Feature selection and classification algorithms in a high-dimensional setting to predict cancer occurrence using gene expressions
How to predict the occurrence of specific cancer types based on a multitude of gene expression profiles. Correspondingly, which classification algorithm is ideal given different tissue samples.
This paper is an extension of previous researches involving the investigation of various approaches in classifying cancer tissues. Researchers in the medical field, pathologists, and biostatisticians are the intended primary audience and will benefit from the comparative presentation of algorithms on various cancer-type tissues (leukemia, colon, lung). This will enable researchers to use the appropriate algorithm based on the specific cancer type since the high dimensionality may add noise in the modelling process, and more importantly, it is critical to find a smaller set of gene expressions that are "sufficiently informative to distinguish cells of different types" (Ben-Dor 2000).
Previous researches on gene expression and cancer classification as applied to the colon cancer and the leukemia data sets will serve as the foundational pieces in this research. A similar set of data involving lung tissues will be used, and classification algorithms developed based on these. Methods on feature selection will be considered, with focus on how R Programming and existing packages can be utilized in a high dimensional setting. Accordingly, this is a simulation experiment research type as described in the SPS Graduate Handbook.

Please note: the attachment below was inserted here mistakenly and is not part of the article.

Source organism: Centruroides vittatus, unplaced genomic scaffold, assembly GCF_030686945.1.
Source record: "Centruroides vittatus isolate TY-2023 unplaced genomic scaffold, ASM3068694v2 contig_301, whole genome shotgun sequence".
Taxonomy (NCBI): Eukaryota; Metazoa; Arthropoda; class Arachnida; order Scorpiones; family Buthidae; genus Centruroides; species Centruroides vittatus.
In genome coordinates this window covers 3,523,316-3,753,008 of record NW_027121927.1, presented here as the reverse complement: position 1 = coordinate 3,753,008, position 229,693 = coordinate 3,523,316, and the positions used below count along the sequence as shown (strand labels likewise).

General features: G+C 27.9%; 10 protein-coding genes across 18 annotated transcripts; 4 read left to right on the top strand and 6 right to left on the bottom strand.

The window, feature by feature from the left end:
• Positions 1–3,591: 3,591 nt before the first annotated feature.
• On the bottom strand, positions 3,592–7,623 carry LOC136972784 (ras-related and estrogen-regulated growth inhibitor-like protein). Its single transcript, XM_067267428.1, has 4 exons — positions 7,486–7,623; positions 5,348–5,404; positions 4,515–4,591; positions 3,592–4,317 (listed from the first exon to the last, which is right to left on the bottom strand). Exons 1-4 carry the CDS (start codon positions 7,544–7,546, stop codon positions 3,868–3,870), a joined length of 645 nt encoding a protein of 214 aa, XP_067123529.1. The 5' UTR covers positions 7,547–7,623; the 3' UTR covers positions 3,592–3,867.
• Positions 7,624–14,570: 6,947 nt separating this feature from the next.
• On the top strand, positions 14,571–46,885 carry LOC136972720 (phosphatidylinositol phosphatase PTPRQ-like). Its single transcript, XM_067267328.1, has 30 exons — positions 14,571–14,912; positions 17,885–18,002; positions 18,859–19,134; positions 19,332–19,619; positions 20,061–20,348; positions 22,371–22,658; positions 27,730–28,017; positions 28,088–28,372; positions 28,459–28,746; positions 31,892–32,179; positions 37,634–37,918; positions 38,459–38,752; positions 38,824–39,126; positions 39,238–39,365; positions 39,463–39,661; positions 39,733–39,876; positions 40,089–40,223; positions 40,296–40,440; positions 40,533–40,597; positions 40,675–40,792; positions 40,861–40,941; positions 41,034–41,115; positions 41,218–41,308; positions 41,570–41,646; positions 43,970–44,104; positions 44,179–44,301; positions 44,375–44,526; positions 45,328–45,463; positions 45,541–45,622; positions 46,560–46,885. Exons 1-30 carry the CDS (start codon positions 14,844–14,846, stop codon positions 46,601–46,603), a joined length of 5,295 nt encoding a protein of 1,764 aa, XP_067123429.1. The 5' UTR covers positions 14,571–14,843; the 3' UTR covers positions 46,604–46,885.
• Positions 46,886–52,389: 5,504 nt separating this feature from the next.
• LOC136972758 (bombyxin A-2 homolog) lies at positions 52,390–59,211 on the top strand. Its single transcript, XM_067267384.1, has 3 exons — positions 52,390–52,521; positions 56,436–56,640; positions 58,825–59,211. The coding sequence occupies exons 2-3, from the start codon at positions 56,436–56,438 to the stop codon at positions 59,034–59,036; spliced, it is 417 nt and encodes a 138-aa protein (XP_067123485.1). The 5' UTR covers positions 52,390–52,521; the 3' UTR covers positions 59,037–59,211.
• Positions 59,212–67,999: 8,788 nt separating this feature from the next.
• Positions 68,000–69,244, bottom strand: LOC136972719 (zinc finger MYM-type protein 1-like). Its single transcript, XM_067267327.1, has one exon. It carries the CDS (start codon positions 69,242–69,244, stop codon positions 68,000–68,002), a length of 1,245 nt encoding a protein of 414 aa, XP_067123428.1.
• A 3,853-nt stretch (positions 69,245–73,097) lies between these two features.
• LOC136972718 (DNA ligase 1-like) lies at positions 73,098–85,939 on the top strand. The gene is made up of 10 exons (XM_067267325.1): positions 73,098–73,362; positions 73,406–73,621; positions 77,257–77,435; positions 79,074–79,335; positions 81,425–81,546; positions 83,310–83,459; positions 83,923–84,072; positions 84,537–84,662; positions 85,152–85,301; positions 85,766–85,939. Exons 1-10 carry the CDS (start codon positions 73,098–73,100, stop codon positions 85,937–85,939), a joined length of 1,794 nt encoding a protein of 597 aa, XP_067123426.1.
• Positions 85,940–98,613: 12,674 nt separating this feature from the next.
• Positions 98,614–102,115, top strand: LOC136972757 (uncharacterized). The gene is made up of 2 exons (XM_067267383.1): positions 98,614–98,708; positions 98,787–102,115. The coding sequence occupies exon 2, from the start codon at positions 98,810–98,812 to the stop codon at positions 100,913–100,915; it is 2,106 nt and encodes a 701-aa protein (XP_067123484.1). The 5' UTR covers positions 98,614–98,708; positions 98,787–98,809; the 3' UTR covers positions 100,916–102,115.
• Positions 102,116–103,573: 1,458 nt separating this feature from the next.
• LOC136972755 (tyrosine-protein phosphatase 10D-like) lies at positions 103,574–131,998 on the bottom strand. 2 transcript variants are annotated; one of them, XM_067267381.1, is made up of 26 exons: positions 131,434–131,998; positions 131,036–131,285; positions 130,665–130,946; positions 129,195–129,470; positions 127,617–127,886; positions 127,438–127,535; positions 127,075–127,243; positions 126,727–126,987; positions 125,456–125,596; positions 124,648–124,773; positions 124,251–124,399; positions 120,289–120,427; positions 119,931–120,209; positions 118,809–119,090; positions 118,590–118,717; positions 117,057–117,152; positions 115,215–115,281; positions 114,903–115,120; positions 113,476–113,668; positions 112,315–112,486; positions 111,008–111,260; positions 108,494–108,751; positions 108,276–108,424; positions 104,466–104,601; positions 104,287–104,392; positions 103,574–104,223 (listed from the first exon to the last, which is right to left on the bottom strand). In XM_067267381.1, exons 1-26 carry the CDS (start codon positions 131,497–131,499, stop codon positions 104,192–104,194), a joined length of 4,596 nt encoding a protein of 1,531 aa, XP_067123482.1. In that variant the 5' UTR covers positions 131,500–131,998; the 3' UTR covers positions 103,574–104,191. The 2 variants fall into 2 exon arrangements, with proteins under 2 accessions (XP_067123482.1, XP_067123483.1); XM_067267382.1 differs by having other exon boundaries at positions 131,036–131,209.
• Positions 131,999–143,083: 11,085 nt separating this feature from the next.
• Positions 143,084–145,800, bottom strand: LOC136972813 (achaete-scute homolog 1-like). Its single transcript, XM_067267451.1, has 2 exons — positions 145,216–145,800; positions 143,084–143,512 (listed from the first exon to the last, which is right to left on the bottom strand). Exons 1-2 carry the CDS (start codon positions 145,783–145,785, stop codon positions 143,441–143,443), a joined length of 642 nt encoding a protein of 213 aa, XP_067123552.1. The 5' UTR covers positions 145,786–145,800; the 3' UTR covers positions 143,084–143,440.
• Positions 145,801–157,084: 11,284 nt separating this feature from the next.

The colon and leukemia data sets are available as described and used in the previous researches listed in the preliminary reference section. The lung cancer data set will be sourced from the National Center for Biotechnology Information (NCBI).
The author will analyze the existing researches on gene expression cancer classifications, particularly on the methods used (feature selection and machine learning) and the accuracy measures of each.
The author will then apply some (or all) of these feature selection and algorithms to a data set consisting of gene expression profiles on normal and cancerous lung tissues.
Other algorithms (or variants of the current algorithms) will be developed and applied to each of the lung, leukemia, and colon cancer data sets.
The results will be summarized and the accuracy measures compared across data sets.
The objective is to be able to develop machine learning algorithms for the classification of cancers in the lung cancer data set, and how these algorithms compare with the methods used in the leukemia and colon data sets. A comparative analysis of the classification results across the data sets will show which algorithm is ideal for each data type.